Moxie robot teaches kids what parents don’t

Moxie robot builds children’s social and emotional skills

Moxie is a small robot for children. It is designed by the founder of iRobot, makers of Roomba whose current company, Embodied, has identified the need to help children with deficiencies in social and emotional development. Moxie becomes a new friend and mentor for children, helping them learn to make eye contact when speaking, remember to thank people, and complete a number of human tasks. Wired

dis-rup-shun: Sad. Parents aren’t modeling social and emotional skills for their children and need to outsource parenting to a little robot. On the other hand, we all know people whose parents clearly skipped those lessons when raising them, and would have benefited from a robot step-parent. Expect teaching robots to be common household appliances in three to five years.

Zoom chooses Oracle in chess match with Google and Microsoft

Zoom announced that it has chosen Oracle, a distant “also ran” cloud infrastructure provider to handle the exploding demand for Zoom’s video conferencing services. The choice became clear as cloud leaders Microsoft with Teams video conferencing software and Google with its Meet video software announced plans to provide the software for free (Teams is a no-cost add-on to users of Office). Zoom stated that it was not interested in funding its rival’s free offerings. CNBC

dis-rup-shun: The diversity of the organizations under Big Tech’s umbrellas make it hard for smaller technology players to determine who is friend or foe. Is Google’s massive ad platform, the leading online marketplace, also a threat as it collects shopping and traffic data of all of its customers’ customers? Is Amazon’s leading cloud platform — a significant infrastructure provider — providing competitive data to Scale obviously has advantages, but creates many conflicts that are the source of much of the Justice Department’s concerns about Big Tech, which have been muffled by the COVID crisis.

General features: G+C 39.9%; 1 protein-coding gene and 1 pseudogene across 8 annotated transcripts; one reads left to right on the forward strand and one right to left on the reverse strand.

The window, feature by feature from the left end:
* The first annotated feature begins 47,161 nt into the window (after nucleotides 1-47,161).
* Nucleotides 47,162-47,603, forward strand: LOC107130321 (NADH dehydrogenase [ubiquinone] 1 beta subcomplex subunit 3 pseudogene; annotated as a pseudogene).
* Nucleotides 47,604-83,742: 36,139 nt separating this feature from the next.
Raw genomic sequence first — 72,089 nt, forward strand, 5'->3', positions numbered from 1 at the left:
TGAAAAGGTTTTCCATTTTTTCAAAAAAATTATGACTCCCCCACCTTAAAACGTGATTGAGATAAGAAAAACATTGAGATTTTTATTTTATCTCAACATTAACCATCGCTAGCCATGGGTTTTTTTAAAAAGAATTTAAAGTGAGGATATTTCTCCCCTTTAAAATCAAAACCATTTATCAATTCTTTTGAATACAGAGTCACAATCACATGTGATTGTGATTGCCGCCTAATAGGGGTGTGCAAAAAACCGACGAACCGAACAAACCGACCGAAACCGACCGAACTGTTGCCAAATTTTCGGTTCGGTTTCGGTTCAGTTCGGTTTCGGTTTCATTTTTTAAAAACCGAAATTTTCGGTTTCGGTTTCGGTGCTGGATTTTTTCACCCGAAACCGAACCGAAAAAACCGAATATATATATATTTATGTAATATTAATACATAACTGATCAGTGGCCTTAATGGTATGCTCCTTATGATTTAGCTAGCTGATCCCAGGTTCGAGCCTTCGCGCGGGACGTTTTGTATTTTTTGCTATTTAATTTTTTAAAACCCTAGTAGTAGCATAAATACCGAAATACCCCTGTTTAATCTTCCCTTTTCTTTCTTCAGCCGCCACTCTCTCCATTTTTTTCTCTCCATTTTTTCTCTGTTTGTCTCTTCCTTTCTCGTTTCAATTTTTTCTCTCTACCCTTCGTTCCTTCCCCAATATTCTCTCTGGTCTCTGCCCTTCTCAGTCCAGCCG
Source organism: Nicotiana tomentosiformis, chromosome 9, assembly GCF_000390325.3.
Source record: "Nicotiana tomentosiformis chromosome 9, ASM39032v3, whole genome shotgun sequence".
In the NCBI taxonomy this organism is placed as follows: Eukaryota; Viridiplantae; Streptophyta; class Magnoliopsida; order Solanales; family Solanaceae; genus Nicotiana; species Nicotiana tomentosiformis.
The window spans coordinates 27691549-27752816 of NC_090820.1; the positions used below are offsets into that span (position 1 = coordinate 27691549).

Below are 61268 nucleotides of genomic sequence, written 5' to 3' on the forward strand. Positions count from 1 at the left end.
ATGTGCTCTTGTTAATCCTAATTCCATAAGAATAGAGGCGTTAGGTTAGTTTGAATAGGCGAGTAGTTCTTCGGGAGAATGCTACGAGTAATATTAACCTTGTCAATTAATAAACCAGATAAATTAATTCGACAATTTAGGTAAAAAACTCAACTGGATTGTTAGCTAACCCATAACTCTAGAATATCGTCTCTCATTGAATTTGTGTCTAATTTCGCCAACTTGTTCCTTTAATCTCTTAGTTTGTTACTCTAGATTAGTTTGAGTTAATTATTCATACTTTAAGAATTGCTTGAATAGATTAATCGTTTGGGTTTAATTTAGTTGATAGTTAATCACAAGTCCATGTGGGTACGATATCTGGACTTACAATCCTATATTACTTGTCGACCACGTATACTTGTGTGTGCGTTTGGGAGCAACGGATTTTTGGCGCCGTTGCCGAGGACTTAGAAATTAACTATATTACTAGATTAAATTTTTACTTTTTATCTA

Electric Harley Davidson is the company’s latest reinvention

Harley’s LiveWire is an exciting offering in the growing electric motorcycle market. Harley has broken its tradition of using mostly its own components and has sourced best of breed components from other vendors to create a state of the art device. For $30,000, one can have an efficient, renewable energy work of art. CNET

dis-rup-shun: Harley has taken a play out of Tesla’s playbook. That is, the company is first launching a state-of-the-art, top-of- the-line product that redefines the company’s image as leading innovator. GM’s approach to electric vehicles — starting with the economy-minded Volt, proved unexciting. Harley, like Tesla, can later target a larger, more mainstream motorcycle buyer with a less expensive electric model, but first it will tantalize the market with a product many people, including non-cycle enthusiasts, would like to own.

Indoor security camera round up: Wyse wins

CNET offers a quick review of the top indoor Wi-Fi connected cameras, from the best value to the most sophisticated. The Wyze camera costs $20 with 2 weeks of free video storage. Netatmo works with HomeKit, the iPhone native home control app. Nest Cam IQ recognizes faces and tells you who is coming and going.

dis-rup-shun: These amazing cameras at amazing prices will continue to make homes smart. My employer’s latest survey, research firm Interpret, determines that 11% of U.S. broadband users have a smart security camera installed. With the Nest Cam, how could you teenager ever deny coming home after curfew? Expect that 11% to grow steadily as people solve “home problems” with video.


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